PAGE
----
James McClintock and Baxter Watson were in the steam gauge manufacturing business in New Orleans and locally noted for their talent in engineering and design. By late fall of 1861, these two inventors began the construction of a three-man underwater boat. During the early phases of construction another Louisiana gentleman eagerly joined McClintock and Watson in their underwater venture.
His name was Horace L. Hunley. Hunley was born in 1823 in Sumner, Tennessee. He would eventually walk many paths in his life: Deputy Collector of Customs in New Orleans, State Legislator for the state of Louisiana, lawyer, merchant, a successful Southern planter and most notably, submarine innovator and financier.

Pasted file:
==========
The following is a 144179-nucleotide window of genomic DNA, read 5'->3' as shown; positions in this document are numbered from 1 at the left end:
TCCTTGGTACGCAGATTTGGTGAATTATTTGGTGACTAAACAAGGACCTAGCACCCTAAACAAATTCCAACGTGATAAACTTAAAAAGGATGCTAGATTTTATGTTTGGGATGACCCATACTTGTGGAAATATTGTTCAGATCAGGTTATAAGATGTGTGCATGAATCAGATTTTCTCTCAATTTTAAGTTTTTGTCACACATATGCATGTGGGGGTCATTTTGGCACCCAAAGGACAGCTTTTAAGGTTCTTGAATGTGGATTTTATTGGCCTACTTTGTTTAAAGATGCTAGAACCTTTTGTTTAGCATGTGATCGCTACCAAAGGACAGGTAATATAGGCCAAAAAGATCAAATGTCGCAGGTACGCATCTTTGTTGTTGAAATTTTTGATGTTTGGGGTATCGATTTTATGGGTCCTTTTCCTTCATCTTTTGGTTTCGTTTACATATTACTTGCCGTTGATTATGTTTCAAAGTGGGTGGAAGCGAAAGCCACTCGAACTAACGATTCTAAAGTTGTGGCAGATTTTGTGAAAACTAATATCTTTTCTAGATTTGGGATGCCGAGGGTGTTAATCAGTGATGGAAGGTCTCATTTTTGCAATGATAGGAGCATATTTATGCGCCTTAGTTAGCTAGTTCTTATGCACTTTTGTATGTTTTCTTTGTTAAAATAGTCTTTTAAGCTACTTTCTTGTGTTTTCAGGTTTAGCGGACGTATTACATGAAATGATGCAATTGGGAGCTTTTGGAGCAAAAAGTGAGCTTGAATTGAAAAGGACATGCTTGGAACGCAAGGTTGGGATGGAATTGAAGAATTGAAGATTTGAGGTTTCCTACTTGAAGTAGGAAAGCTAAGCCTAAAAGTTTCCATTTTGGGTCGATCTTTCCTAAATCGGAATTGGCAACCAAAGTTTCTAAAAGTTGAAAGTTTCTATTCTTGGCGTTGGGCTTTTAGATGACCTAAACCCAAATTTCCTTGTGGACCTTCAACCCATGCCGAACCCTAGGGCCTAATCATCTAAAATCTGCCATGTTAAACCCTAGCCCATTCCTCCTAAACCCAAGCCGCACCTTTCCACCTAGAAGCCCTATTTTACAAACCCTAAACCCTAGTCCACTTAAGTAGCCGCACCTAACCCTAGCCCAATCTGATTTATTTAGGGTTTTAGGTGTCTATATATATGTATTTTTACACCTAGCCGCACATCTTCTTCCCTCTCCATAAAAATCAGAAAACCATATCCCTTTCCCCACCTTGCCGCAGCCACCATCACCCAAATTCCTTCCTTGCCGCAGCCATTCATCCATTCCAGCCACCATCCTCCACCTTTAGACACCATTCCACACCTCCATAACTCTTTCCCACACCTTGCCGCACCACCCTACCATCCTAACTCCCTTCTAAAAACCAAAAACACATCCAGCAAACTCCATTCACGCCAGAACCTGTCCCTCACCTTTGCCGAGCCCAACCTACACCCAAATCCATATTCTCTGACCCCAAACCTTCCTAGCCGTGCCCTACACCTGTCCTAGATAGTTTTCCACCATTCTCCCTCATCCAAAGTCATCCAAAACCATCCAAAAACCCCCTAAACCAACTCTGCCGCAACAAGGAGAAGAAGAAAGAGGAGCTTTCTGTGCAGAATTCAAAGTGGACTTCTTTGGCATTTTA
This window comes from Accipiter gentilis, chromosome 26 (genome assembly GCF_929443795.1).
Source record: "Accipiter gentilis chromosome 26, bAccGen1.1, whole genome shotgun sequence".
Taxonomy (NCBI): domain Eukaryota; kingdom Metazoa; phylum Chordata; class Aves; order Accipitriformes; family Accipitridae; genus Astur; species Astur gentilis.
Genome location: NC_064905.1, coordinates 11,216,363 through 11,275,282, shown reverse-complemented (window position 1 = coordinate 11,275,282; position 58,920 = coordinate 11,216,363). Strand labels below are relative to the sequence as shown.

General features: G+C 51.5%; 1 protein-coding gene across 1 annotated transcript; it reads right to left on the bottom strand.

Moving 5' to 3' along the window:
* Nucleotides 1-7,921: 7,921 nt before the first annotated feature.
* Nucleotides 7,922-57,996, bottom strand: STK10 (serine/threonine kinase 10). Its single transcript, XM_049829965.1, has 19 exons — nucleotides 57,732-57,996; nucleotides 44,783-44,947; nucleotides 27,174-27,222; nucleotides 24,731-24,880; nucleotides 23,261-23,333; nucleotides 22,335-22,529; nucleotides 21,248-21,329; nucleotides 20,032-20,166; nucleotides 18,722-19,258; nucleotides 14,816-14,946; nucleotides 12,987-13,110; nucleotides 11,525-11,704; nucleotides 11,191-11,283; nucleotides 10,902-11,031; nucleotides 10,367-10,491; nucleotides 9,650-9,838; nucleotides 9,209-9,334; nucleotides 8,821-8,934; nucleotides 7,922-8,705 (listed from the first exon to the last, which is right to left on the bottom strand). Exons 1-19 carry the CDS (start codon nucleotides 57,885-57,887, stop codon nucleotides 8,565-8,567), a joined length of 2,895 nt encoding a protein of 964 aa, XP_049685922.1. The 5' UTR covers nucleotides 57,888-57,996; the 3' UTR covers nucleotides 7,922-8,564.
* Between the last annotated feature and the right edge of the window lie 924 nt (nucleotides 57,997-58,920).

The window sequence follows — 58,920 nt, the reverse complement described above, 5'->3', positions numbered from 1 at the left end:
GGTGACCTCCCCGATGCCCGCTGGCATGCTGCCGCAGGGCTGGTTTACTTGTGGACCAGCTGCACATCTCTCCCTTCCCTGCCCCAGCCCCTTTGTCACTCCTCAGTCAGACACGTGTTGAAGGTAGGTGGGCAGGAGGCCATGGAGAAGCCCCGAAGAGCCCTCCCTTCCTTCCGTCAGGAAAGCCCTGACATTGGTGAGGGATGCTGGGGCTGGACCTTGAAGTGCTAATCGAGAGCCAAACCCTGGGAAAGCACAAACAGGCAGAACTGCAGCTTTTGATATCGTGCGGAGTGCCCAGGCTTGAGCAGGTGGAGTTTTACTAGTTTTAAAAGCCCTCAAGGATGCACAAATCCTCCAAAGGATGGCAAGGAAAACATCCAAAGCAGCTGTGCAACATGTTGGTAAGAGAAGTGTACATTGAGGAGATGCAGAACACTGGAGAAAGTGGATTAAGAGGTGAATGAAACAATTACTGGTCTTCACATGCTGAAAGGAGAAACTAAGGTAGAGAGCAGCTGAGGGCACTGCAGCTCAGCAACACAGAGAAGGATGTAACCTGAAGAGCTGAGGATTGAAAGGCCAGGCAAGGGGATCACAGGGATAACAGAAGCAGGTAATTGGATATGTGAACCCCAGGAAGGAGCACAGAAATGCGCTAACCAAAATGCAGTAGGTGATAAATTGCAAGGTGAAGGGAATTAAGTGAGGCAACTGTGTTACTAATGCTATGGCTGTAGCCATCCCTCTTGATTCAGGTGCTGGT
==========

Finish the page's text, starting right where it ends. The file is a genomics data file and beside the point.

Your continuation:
Hunley recognized the importance of breaking the Union blockade and keeping supply lines open to the South. The small band of Confederates began work on a new approach to naval warfare, one that took the fight below the water’s surface. This quest became a process of innovation and evolution.
Working with Hunley and Watson, McClintock developed two prototype submarines, the Pioneer and the American Diver. Improving the concept each time, they finally had success with the creation of the Hunley, a weapon that would forever change naval warfare.